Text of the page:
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The Triple Crisis Blog welcomes Gerald Epstein as a regular contributor. Epstein is an economist at the University of Massachusetts – Amherst, where he works with the Political Economy Research Institute (PERI) and co-coodinates the Economists’ Committee for “Stable, Accountable, Fair and Efficient Financial Reform” (SAFER).

Gerald Epstein

On July 21, 2010, President Obama signed into law the long awaited “Dodd-Frank Wall Street Reform and Consumer Protection Act”.  Press reports widely anointed it “the most sweeping financial reform since the Great Depression” and President Obama echoed that view, claiming that, among many other virtues, the law would bring about the end of tax-payer bailouts of “too big to fail” (TBTF) banks.

Yet, not everyone is convinced. Matt Taibbi was typically scathing: “… it was…ultimately a cop-out, a Band-Aid on a severed artery. If it marks the end of anything at all, it represents the end of the best opportunity we had to do something real about the criminal hijacking of America’s financial services industry…See you at the next financial crisis.”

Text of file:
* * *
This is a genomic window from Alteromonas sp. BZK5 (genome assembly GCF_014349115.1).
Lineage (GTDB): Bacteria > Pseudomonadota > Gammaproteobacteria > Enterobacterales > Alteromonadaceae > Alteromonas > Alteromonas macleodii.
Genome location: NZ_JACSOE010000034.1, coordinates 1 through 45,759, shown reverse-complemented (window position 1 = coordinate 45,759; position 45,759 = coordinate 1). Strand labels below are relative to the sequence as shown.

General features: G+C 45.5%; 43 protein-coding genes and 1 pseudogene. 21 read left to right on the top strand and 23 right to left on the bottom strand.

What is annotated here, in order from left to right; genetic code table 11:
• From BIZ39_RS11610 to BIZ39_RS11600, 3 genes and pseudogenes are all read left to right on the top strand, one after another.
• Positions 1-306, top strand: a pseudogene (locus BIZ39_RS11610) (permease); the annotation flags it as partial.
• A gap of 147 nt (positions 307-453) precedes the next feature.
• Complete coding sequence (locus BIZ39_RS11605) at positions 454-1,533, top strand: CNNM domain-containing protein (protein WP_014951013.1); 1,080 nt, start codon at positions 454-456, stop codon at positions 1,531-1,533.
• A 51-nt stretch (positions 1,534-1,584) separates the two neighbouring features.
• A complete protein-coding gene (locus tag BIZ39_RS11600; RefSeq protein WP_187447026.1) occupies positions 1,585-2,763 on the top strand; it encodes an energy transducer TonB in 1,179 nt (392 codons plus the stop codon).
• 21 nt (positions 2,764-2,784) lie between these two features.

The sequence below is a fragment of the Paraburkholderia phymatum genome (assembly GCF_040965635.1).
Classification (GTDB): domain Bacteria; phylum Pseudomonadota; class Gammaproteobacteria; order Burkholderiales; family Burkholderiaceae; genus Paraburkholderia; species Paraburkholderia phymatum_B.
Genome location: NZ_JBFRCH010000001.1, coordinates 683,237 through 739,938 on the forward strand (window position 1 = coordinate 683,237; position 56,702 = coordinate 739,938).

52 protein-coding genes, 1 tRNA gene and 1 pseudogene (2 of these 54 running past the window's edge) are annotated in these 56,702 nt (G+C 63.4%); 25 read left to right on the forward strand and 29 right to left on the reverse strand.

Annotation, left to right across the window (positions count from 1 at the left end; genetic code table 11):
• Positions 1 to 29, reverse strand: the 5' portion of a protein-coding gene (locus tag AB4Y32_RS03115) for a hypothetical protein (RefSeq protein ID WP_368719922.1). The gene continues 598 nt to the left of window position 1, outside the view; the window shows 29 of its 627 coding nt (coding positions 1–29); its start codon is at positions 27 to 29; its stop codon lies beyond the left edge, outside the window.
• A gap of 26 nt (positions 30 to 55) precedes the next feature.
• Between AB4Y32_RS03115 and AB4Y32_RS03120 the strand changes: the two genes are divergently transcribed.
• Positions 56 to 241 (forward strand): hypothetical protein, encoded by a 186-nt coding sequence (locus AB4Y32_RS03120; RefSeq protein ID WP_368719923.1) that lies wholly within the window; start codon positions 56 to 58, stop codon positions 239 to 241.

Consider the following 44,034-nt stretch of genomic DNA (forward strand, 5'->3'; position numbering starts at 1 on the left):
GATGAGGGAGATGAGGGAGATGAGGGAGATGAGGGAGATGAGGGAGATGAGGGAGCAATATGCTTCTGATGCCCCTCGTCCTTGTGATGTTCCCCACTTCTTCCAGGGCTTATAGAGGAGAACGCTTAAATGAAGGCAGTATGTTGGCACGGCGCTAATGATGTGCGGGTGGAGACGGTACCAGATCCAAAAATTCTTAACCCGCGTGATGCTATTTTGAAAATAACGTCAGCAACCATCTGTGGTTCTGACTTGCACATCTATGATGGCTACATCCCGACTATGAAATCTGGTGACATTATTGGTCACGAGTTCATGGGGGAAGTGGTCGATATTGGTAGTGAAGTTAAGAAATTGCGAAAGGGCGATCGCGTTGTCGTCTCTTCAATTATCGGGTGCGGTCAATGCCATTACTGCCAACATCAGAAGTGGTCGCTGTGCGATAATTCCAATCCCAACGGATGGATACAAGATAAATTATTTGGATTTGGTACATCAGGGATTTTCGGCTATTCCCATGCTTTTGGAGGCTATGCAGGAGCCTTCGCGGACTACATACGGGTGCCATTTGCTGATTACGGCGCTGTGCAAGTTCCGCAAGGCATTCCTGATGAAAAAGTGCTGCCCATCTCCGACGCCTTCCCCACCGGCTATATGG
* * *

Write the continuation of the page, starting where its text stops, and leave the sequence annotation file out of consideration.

An email message from a colleague summed this up succinctly: “News of the … bill was released; bank stocks rose – enough said.”

Still, something of value did happen in the protracted fight over financial reform.

Robert Johnson of the Roosevelt Institute captured the spirit: “What is heartening is to see how so many people and organizations … have contributed the energy to learn and engage and push relentlessly for reforms against the monied odds… This is the first act of a many act play (emphasis added).” These included groups like the Americans For Financial Reform, a coalition of 250 labor, community and consumer groups, SAFER, a group of economists and other analysts, Demos, a progressive “thinktank”, Bankster USA, a media, and Roosevelt Institute, among others.

Nation columnist, William Greider, got it right: “Think of this as Round One. …Instead of congratulating Democrats for enacting timid measures, we should show them what we have in mind for Round Two.” He says to put forward the good ideas that were developed during the reform fight but were blocked, defeated or, “swiss cheesed to death”. These included the Brown-Kaufman “end TBTF” legislation to limit bank size and place a hard cap on bank leverage;  the Mendez amendment that would force off-balance-sheet assets and liabilities back out into the light  to try to avoid the situation where, for example, Lehman’s balance sheet looked great the quarter before it went belly-up; a ban proposed by Senator Dorgan on “naked” credit default swaps to reduce the kind of massive gambling that helped to tank AIG; and there were others.